1. I left three years ago.
2. If you want to know about my crime, ask Prosecutor Peter Carlisle.
3. If you want to know how much cash and drugs I had on me, ask my husband.
4. If you want to know where my husband is, ask his attorney, the guy who plea bargained so the State could get bigger fish.
5. If you want to know why the dealers don’t get caught, ask my cousin at W triple C who’s also a mule like me.
6. If you want to know why my cousin is a drug runner, ask her boyfriend who threatened to kill her if she didn’t do it.
7. If you want to know where my daughters Liana 6, Shawneen 10, and Cody 14 are, ask Human Services Director Lillian Koller.
8. If you want to know why I was moved from Women’s in Kailua to O triple C in Kalihi, ask the suicide watch supervisor who gives out the meds.
9. If you want to know why I got shipped thousands of miles away from home, ask the case worker who recommended me because she said I wouldn’t be a management problem.
10. If you want to know what the first Oklahoma winter was like, I have never been so cold in my life I thought I was going to die.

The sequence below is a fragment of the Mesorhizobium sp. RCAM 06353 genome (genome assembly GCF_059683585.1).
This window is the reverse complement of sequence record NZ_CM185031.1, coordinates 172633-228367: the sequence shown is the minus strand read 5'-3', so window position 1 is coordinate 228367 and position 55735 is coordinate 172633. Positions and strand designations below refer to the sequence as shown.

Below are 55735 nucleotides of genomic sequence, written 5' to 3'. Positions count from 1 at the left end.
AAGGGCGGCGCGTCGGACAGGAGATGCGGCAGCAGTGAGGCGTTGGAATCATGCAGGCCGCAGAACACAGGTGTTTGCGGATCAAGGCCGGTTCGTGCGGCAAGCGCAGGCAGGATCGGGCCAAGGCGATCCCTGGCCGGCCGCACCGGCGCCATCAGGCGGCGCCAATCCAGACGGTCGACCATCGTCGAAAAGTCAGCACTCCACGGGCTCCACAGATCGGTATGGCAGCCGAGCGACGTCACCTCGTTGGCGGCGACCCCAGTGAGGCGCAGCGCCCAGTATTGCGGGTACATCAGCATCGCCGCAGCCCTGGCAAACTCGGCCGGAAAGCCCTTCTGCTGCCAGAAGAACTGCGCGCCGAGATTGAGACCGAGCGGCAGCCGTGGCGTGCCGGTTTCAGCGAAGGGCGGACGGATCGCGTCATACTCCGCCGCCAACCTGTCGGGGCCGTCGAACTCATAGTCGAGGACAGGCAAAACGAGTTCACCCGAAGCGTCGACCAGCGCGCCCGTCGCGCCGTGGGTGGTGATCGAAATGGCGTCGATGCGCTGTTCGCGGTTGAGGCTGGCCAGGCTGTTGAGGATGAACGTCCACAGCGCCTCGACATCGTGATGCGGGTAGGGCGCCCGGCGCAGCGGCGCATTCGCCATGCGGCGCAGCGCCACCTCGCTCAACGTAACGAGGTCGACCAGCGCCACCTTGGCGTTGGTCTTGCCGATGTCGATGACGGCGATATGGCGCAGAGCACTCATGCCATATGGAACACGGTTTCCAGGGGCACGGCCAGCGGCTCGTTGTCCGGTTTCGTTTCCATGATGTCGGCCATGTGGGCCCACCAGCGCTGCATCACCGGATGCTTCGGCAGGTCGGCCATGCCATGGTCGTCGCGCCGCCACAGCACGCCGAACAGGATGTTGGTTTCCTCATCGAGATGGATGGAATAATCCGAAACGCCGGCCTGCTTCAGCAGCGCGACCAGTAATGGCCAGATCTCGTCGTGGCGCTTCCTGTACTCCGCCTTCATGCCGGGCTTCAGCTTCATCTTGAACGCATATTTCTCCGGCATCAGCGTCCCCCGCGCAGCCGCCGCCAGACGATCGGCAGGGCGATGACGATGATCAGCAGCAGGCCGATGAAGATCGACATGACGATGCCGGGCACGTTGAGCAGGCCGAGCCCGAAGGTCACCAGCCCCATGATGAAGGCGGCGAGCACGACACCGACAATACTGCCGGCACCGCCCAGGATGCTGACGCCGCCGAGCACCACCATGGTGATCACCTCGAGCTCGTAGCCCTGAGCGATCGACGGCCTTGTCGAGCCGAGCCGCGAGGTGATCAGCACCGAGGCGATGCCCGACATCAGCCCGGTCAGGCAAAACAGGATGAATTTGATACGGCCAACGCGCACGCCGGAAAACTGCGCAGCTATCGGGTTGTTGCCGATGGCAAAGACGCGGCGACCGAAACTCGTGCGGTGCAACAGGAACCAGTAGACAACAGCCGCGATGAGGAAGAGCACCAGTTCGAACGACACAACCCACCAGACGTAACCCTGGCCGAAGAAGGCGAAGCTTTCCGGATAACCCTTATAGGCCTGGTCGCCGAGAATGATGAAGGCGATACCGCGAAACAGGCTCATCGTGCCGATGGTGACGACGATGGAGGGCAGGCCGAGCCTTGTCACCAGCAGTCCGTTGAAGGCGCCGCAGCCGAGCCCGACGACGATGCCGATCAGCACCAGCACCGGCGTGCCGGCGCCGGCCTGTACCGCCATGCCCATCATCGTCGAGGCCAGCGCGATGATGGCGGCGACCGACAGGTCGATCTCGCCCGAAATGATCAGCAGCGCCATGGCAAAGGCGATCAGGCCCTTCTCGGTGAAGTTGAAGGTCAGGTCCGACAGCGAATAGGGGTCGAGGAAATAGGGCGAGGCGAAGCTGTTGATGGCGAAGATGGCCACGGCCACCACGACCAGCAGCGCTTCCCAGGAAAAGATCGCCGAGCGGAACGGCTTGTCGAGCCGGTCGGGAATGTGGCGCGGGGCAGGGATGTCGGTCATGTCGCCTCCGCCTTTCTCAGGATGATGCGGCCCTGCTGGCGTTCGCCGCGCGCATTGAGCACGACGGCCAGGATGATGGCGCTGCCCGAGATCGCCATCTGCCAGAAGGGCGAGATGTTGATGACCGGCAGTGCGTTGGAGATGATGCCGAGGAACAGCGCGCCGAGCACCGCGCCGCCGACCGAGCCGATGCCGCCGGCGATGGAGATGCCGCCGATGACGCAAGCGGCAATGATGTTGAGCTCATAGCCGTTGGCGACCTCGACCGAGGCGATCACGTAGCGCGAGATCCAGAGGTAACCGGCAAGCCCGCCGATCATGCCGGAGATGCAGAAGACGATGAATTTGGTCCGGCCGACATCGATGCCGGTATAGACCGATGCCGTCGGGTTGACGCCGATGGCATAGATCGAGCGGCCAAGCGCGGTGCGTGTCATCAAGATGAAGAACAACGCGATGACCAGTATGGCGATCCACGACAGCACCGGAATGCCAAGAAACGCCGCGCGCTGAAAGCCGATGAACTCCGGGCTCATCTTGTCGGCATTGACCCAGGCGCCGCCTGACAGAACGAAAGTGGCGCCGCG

11. If you want to know why me, a kanaka maoli, is among so many Native Hawaiians in prison, ask the Office of Hawaiian Affairs.
12. If you want to know why I had to leave the place where I was born, ask Governors Waihee, Cayetano and Lingle.
13. If you want to know if I still get family visits like before, the answer is no.
14. If you want to know if I’m allowed weekly phone calls to my daughters like before, the answer is no.
15. If you want to know if I’m off the waiting list and got my required substance abuse treatment class, the answer is no.
16. Sometimes I think no one cares about me, or remembers mothers and daughters who’ve gone away, or notices Hawaiians, or thinks prisoners matter because we’re out of sight, out of mind.
17. I don’t want to think about it any more.
18. I couldn’t wait anymore. So I left.
* After Bino A. Realuyo’s “From a Filipino Death March Survivor Whose World War II Benefits Were Rescinded by the U.S. Congress in 1946.”